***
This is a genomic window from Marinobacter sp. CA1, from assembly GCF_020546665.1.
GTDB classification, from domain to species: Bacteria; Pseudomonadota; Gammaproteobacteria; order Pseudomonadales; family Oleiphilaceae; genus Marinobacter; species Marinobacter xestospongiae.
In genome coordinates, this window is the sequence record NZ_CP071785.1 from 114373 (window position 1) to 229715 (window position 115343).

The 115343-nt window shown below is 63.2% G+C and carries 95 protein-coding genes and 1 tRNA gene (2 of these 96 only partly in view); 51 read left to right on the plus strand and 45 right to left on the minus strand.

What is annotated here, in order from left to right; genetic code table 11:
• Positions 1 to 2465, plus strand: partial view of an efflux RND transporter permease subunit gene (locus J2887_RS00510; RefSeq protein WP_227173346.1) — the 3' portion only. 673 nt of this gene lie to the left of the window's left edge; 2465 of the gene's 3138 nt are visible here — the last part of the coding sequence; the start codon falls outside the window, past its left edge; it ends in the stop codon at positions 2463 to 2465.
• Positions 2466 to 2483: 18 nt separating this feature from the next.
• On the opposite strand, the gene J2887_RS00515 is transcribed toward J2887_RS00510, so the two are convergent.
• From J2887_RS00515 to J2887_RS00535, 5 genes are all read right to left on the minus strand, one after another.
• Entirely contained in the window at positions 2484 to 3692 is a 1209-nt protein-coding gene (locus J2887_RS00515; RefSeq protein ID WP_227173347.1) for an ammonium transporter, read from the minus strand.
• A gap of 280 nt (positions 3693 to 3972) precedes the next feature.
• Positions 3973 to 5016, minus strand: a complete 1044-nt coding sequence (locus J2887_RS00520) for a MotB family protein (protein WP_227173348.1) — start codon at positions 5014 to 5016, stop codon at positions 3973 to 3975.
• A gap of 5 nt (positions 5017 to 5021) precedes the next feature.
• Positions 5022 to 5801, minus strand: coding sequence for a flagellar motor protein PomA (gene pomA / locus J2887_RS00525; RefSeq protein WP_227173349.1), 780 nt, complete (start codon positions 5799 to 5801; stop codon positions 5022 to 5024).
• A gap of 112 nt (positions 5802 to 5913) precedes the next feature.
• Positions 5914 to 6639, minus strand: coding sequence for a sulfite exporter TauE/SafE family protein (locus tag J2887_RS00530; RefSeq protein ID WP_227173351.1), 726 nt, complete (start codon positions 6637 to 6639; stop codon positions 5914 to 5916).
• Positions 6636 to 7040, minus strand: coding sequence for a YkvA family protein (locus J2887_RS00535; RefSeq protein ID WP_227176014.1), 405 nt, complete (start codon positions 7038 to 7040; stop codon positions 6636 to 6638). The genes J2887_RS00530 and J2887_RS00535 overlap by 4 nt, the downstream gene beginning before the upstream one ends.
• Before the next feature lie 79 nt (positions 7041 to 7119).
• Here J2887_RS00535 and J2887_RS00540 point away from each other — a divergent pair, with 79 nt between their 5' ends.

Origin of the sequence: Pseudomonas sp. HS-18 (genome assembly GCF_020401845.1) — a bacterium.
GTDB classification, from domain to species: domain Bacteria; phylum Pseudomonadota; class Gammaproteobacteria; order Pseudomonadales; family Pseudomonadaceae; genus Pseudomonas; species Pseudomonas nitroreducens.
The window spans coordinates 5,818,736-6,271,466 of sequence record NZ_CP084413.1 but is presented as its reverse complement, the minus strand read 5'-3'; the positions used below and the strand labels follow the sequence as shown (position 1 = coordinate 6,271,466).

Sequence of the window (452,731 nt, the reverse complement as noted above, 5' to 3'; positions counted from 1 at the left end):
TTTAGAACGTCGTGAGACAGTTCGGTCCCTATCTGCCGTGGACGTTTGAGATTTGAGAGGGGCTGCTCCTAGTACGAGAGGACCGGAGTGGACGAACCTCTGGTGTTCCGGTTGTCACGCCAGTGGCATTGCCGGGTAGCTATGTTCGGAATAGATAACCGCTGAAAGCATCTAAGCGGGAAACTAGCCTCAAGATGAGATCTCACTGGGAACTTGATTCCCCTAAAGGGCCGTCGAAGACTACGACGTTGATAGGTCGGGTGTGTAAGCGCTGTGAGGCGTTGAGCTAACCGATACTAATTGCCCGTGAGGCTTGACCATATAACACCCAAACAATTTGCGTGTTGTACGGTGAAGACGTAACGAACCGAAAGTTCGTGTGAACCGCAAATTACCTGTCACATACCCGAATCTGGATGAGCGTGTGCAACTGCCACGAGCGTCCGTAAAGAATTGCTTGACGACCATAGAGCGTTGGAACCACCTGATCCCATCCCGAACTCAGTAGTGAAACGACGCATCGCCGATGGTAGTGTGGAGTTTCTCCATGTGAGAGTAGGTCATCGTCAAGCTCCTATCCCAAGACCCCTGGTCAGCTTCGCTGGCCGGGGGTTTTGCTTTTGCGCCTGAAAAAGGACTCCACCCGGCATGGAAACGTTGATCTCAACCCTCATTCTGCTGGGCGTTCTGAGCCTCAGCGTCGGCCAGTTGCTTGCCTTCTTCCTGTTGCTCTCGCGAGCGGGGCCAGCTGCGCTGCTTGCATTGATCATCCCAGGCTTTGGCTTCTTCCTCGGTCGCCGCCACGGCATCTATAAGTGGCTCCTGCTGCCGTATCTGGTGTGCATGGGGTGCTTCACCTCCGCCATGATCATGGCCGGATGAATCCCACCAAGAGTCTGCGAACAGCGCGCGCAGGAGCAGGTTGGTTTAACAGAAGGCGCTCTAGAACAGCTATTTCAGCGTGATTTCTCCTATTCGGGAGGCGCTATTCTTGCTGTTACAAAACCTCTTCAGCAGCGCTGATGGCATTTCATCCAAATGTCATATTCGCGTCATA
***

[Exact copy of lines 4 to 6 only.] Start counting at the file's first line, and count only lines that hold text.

The 115343-nt window shown below is 63.2% G+C and carries 95 protein-coding genes and 1 tRNA gene (2 of these 96 only partly in view); 51 read left to right on the plus strand and 45 right to left on the minus strand.

What is annotated here, in order from left to right; genetic code table 11:
• Positions 1 to 2465, plus strand: partial view of an efflux RND transporter permease subunit gene (locus J2887_RS00510; RefSeq protein WP_227173346.1) — the 3' portion only. 673 nt of this gene lie to the left of the window's left edge; 2465 of the gene's 3138 nt are visible here — the last part of the coding sequence; the start codon falls outside the window, past its left edge; it ends in the stop codon at positions 2463 to 2465.